LABOR AND STATISTICS
The Bureau of Labor Statistics published the first of two reports on 2017 occupational safety and health statistics. In the first one, BLS reported there were about 2.8 million non-fatal workplace injuries and illnesses in private industry during 2017, with 882,730 of them resulting in days away from work -- a number that was basically unchanged from 2016. The 2017 rate of total recordable cases improved slightly. In 2017, it was 2.8 cases per 100 FTE workers, down from 2.9 the year before. The second release will be published in December 2018 and will provide results from the Census of Fatal Occupational Injuries for all fatal work injuries in the United States during 2017.
Attorney General Jeff Sessions delivered his resignation letter to the White House at the request of the president this week. The White House announced its intention to name Matthew G. Whitaker, Chief of Staff to Attorney General Jeff Sessions, as the new Acting Attorney General of the United States. The state of Maryland is challenging the Trump administration’s move in court. We will continue to follow this story as the DOJ will play a critical role in marijuana enforcement, investigation of civil rights infractions at local law enforcement level, and the future of the inquiry led by the special counsel, Robert S. Mueller III.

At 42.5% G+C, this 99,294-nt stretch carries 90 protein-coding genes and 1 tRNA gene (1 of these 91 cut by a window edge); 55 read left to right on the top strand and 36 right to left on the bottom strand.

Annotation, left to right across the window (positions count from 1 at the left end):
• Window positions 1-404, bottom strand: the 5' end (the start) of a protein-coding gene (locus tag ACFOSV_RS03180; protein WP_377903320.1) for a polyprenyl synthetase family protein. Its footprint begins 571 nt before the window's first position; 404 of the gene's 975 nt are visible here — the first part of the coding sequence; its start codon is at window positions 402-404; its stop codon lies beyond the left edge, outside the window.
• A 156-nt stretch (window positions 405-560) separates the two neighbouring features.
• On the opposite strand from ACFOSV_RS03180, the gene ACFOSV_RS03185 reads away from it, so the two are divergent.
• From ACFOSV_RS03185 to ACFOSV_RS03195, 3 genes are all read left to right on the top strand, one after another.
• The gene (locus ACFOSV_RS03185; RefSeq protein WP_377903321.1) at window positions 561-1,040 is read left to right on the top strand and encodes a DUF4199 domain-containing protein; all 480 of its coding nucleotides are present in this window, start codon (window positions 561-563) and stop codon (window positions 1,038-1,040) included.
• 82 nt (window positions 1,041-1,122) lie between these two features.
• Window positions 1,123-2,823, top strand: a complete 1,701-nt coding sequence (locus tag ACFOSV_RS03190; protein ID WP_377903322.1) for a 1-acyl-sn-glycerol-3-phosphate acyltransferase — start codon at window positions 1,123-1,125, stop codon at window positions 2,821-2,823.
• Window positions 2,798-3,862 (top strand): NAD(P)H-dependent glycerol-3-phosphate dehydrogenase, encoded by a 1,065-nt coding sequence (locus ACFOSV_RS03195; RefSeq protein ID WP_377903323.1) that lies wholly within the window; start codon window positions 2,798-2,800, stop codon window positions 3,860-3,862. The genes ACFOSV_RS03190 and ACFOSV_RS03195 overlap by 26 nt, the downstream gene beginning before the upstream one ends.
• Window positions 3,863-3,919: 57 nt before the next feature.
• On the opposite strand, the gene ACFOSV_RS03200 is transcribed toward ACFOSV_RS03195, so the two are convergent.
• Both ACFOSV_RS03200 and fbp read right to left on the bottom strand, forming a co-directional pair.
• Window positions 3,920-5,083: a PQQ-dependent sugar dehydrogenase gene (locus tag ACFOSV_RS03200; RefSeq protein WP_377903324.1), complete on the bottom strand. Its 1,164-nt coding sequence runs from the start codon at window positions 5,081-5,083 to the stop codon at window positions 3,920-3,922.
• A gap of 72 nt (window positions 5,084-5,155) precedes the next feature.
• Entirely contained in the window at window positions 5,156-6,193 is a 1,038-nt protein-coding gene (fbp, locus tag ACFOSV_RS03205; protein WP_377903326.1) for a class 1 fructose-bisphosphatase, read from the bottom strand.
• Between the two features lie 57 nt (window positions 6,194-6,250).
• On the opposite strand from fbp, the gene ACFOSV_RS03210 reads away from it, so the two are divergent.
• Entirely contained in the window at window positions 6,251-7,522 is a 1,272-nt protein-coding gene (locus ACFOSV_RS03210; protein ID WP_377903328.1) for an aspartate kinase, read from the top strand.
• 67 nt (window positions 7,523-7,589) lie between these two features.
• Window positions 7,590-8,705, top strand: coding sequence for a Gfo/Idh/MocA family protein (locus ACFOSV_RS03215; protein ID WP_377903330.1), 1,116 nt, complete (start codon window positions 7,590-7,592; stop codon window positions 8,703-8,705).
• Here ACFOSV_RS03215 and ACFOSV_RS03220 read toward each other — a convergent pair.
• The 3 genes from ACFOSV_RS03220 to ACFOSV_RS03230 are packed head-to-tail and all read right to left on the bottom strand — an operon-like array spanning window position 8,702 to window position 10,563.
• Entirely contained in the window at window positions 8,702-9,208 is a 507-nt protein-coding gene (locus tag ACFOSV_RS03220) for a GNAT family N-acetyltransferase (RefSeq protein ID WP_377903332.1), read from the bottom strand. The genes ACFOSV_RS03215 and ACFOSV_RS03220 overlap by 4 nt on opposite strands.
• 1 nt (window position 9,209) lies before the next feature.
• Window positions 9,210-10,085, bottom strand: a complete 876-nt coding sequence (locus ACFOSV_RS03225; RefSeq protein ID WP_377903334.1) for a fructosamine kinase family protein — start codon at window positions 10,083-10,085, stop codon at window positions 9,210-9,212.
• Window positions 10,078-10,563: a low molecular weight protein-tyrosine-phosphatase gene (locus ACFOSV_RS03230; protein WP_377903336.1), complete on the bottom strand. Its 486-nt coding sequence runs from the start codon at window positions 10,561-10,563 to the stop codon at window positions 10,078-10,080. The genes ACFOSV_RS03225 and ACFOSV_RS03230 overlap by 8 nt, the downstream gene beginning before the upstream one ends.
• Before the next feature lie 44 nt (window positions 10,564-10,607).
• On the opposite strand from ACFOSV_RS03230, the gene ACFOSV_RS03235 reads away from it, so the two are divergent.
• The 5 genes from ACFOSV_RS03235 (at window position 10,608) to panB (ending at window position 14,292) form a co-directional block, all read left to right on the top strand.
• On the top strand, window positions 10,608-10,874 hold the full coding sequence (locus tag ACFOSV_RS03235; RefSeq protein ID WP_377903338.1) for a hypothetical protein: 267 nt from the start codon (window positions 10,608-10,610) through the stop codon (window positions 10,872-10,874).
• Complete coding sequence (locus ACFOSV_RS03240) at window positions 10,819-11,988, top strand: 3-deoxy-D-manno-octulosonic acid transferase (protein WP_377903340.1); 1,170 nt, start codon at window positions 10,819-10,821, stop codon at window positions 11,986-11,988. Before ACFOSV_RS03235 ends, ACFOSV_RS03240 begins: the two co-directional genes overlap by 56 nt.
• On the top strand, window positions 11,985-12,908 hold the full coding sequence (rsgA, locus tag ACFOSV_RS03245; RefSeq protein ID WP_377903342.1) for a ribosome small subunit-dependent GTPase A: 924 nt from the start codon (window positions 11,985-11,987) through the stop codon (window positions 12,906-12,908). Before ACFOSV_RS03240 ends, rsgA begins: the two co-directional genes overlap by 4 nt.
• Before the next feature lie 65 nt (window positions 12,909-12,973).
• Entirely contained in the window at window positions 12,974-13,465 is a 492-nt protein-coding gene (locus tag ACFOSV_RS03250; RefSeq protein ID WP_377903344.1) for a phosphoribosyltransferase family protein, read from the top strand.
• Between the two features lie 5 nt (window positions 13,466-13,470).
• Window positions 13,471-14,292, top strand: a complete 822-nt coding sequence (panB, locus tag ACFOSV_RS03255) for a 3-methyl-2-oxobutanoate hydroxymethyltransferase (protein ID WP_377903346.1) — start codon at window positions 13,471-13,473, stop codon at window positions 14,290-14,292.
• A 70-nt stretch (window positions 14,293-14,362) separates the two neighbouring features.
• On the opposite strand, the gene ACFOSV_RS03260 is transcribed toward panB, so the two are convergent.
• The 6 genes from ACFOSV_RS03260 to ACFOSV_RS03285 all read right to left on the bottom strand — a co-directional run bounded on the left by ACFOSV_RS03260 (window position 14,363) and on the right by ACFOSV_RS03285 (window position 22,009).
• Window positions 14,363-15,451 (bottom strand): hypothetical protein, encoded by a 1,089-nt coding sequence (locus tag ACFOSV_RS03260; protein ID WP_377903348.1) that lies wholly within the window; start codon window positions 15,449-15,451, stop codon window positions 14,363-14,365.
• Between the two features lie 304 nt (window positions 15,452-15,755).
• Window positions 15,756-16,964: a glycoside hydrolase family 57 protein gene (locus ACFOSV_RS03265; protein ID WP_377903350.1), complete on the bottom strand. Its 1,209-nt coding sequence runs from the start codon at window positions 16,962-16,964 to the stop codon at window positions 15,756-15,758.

Yesterday was #WorldKindnessDay. One of our great joys in preparing The Way each week is the opportunity to read stories of compassion, collaboration, and kindness in our industry. In the wake of the devastating fires and the heroic efforts of first responders, we’ve seen countless examples of charitable and selfless service to those affected by the blazes and those courageously fighting them. To all of our readers affected by this week’s wildfires, please be safe, and know we are thinking of you.